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What is the Medicaid Waiver?

Let’s talk about the Medicaid “waiver” and what it can do for you. If you’re involved with services available through state or federal programs, you likely have heard the term “waiver”. Since this program can be complex and comprehensive, you may ask “waiver from what?” I’ll give some background and history to help answer that question in this blog. 

Prior to 1981, services for people with disabilities were paid by federal and state dollars when individuals lived in institutions. In Minnesota, this included State institutions (known as State Hospitals), nursing homes, and Intermediate Care Facilities for people with disabilities (now known as ICF/IID). The Federal Government has a specific set of rules and regulations for these settings. In 1981, this changed in most states, allowing individuals to receive community based services supported with Federal money in settings that allowed these rules and regulations to be “waived”. 

These “waiver services” first only included services for individuals with a diagnosis of developmental disabilities. Individuals who received these services did so while living in their family home, their own home, or what is often referred to as a “group home”(a licensed child or adult foster care). Eventually, Minnesota’s waiver plans expanded to include a much broader range of individuals.

The waiver program in Minnesota now includes the following waivers:

DD waiver: Home and community-based services to children and adults with a diagnosis of a developmental disability or a related condition who require the level of care provided in an intermediate care facility for persons with developmental disabilities (ICF/DD). These services are an alternative to institutionalization. They help a person live as independently as possible in community settings and promote optimal health, independence, safety, and community integration.

BI waiver: Home and community-based services to children and adults with a diagnosis of brain injury who require the level of care provided in a specialized nursing facility or neurobehavioral hospital. These services are an alternative to institutionalization. They help a person live as independently as possible in community settings and promote optimal health, independence, safety, and community integration.

CADI waiver: Home and community-based services to children and adults with disabilities who require the level of care provided in a nursing facility. These services are an alternative to institutionalization. They help a person live as independently as possible in community settings and promote optimal health, independence, safety, and community integration.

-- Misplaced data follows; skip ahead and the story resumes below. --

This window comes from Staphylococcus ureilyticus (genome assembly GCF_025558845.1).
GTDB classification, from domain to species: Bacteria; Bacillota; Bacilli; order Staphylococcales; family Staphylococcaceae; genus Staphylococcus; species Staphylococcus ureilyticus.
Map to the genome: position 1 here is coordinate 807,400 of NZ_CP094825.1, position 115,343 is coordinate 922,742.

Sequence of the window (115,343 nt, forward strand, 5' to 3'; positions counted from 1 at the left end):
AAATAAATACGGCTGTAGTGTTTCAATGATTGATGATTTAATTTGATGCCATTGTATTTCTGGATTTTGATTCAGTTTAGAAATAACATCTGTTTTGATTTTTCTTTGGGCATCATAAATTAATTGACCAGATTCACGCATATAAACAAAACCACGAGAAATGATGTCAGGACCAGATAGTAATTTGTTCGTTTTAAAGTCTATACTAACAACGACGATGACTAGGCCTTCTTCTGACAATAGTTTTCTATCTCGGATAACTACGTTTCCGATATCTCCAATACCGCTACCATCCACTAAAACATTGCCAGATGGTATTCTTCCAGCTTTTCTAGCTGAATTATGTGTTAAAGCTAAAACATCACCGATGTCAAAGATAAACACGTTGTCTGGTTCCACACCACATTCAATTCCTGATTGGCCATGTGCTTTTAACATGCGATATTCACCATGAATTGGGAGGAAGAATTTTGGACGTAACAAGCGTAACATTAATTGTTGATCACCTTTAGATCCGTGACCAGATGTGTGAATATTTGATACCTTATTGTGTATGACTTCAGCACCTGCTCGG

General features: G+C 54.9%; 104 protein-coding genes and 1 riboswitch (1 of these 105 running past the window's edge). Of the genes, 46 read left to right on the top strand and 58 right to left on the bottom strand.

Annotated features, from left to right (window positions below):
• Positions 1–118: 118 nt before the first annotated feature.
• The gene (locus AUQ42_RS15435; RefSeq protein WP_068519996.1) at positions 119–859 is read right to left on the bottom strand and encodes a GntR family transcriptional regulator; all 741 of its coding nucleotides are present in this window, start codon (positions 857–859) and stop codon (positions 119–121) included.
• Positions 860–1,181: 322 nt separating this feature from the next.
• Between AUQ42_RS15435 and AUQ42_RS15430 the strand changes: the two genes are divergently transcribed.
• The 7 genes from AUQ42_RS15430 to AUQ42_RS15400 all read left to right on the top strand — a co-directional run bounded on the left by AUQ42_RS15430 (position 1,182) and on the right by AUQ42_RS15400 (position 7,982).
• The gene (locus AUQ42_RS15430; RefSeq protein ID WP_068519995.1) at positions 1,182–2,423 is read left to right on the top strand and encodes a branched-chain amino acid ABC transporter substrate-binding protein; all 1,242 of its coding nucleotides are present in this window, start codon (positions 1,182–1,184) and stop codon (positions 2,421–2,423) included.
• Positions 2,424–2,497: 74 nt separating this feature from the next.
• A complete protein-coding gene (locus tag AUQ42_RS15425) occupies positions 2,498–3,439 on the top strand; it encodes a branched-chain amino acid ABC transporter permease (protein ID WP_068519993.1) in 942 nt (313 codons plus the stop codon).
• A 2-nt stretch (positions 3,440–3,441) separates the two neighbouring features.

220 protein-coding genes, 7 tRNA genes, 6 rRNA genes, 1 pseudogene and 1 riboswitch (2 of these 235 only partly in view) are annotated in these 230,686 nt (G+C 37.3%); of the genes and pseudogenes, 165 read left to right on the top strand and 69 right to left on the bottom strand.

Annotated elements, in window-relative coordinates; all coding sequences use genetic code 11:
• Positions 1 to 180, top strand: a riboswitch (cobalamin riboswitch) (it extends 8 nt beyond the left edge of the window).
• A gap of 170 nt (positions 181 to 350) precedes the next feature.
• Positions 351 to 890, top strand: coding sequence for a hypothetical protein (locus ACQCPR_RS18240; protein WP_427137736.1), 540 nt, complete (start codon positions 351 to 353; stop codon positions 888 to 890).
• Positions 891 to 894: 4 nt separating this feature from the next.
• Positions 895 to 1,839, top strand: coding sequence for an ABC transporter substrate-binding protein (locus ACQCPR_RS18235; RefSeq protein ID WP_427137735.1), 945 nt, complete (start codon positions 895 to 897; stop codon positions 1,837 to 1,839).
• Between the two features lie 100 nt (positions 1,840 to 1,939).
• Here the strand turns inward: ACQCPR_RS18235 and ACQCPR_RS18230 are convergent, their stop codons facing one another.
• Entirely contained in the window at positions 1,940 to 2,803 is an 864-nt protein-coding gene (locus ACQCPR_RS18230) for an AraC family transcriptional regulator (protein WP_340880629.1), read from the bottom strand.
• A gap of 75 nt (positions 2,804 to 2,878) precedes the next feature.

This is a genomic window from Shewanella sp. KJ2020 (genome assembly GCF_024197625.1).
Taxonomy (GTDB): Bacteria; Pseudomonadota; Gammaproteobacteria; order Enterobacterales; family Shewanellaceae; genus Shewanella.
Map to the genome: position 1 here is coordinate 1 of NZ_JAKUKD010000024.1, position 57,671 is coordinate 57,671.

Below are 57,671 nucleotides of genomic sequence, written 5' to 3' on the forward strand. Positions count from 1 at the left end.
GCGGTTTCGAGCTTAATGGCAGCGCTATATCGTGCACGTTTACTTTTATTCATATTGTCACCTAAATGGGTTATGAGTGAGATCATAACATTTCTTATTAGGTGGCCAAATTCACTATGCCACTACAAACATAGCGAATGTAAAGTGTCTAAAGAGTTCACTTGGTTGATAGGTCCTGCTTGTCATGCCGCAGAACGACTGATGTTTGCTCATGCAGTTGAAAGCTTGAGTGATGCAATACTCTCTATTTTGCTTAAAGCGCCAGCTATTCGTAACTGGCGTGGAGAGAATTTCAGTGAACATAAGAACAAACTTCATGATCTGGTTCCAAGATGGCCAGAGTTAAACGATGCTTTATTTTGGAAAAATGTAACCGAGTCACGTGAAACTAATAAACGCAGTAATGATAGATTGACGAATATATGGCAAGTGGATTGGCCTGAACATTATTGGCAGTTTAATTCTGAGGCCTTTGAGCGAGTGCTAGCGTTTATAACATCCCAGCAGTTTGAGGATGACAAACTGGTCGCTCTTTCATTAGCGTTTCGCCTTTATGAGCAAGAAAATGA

CAC waiver: Home and community-based services to children and adults who are chronically ill or medically fragile, and require the level of care provided in a hospital. These services are an alternative to institutionalization. They help a person live as independently as possible in community settings and promote optimal health, independence, safety, and community integration

Elderly waiver:  Home and community-based services for people 65 years old and older who are eligible for Medical Assistance (MA), require the level of care provided in a nursing home, and choose to live in the community.

Once an individual is approved for one of the above disability waivers, the next task is to choose how they would like their services managed or directed. The two options for service delivery are the traditional waiver support (agency driven/managed) or they can choose to direct their own services (self-directed services). In Minnesota, self-directed services are known as, Community-Directed Community Supports (CDCS).  Fun fact, every state has the option for self-directed services. Under the traditional waiver there are a variety of services available, depending on the waiver type. Under CDCS those same services are available as well as non-traditional support.

Want to hear more about the two service delivery options for individuals? Check back soon, as our next blog will dive deeper into the services available under both the traditional agency delivered services and self-directed services.

Meet Barb Turner! She’s an expert on Medicaid, has spent over 35 years in the field of disability services, and works closely with the Minnesota State Capital advocating for improvements to services for people with special needs. She is thrilled to share her knowledge with the Joshin community and make Medicaid easier to navigate for all!

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